We are celebrating five years of email-less working. Back to the roots with pen and paper? Not at all, because as a group of IT companies we work purely digitally and as efficiently and transparently as possible. When the medium of email stood in the way of our growth, we consistently removed it. But why did we do that?
37 years later: Collaboration vs. Productivity
Emails do not have a good reputation. And rightly so. A 1982 study (1) predicted a highly desirable positive impact of electronic communication on personal productivity and managerial efficiency. In the same year, email was born in its current form as “ARPA Internet Text Messages” (2).
With increasing diffusion from the 90s onwards, the assessment became more differentiated. As early as 2000, a meta-study (3) recognised information overload as one of the downsides:
“Both perceptions and the actual effects of information overload have been exacerbated by the rapid advances made in information and communication technology, although it is not clear cut as to whether the Internet has worsened or improved the situation.”
McKinsey (4) was more specific in 2012. According to the report, only 39% of work output is put into working on the actual tasks. 61% of work output goes into coordinating work, and 28% alone is attributed to reading and answering emails.
Bain Research underlines the massive development of collaboration possibilities through email and subsequent tools, but also recognises stagnating productivity. Unclear planning, goal setting and accountability are cited as the main reasons for the gap.
Growth kills quality
When our companies began to grow more strongly a few years ago, we quickly reached the limits of e-mail. On the surface, productivity may have decreased, but in the end, it was quality that declined. For a people business, which defines itself by the highest possible level of quality, this is a bad idea.
It is always difficult to control quality in growth phases and generally in times of upheaval. We realised that the lack of transparency and accountability – as warned against by Bain – were no longer manageable with the medium of e-mail. Sometimes the task simply got lost.
Work management instead of email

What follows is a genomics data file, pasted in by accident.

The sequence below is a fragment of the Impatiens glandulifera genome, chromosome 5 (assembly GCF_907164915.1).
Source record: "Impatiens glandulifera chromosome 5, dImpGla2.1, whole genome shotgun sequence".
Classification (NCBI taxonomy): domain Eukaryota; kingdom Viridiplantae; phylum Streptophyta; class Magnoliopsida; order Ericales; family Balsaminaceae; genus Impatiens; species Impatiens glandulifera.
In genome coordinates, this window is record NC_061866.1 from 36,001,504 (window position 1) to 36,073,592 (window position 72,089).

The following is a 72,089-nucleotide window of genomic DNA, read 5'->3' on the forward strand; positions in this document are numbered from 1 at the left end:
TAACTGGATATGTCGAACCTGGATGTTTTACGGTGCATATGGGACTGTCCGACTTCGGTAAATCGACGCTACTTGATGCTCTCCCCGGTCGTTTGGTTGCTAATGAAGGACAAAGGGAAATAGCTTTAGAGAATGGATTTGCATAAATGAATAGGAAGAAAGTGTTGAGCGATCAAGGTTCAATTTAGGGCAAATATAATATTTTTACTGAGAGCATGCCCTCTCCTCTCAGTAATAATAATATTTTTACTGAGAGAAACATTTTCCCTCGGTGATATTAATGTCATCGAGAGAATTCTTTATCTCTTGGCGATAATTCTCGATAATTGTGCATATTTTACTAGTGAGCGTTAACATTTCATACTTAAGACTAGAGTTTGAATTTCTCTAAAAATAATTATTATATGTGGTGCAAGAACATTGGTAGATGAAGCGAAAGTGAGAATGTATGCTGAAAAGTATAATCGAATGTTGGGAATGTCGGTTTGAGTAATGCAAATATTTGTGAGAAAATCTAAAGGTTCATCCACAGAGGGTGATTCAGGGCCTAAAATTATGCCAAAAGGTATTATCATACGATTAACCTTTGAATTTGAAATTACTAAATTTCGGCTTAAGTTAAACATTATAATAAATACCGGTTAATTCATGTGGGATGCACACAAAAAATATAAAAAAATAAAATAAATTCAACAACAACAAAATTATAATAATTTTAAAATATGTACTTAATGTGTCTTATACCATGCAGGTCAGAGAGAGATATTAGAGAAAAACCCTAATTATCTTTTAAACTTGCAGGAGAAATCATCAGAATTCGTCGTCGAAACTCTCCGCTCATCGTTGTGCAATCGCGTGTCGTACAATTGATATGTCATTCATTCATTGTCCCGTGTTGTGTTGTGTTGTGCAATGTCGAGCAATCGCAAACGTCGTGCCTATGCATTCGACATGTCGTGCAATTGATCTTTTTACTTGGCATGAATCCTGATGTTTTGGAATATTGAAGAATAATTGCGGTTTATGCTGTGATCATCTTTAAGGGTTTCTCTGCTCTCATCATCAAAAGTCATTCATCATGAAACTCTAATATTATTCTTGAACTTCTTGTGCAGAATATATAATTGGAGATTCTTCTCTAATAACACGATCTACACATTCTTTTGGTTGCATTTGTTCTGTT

It’s not a phrase, we actually did abolish emails five years ago. Emails are no longer exchanged within and between the companies of the group. Colleagues who are not in direct contact with customers or suppliers sometimes don’t even know that they still have an email address at all.
Instead of emails, we rely on a work management tool from the cloud, which is strategically positioned as a central collaboration hub. The coverage of users and tasks is almost 100%. Through the system, we create a high level of transparency and at the same time clear responsibilities. By mapping our agile processes, we not only ensure a high level of quality, but also work very efficiently.
The strategic positioning of a work management tool as an email replacement has supported our rapid growth over the last five years and partly made it possible in the first place. In addition to organic growth, we were able to master several acquisitions in a short amount of time and quickly integrate the new colleagues across various locations. Are you still writing emails?
- Corporate Electronic Mail – A Communication-Intensive Application of Information Technology, A. B. Crawford, Jr., MIS Quarterly, Vol. 6, No. 3 (Sep., 1982)
- ARPA Internet Text Messages, RFC 822, https://tools.ietf.org/html/rfc822
- The problem of information overload in business organisations: a review of the literature, Angela Edmunds, Anne Morris, https://doi.org/10.1016/S0268-4012(99)00051-1
- The social economy: Unlocking value and productivity through social technologies, McKinsey Global Institute, https://www.mckinsey.com/industries/high-tech/our-insights/the-social-economy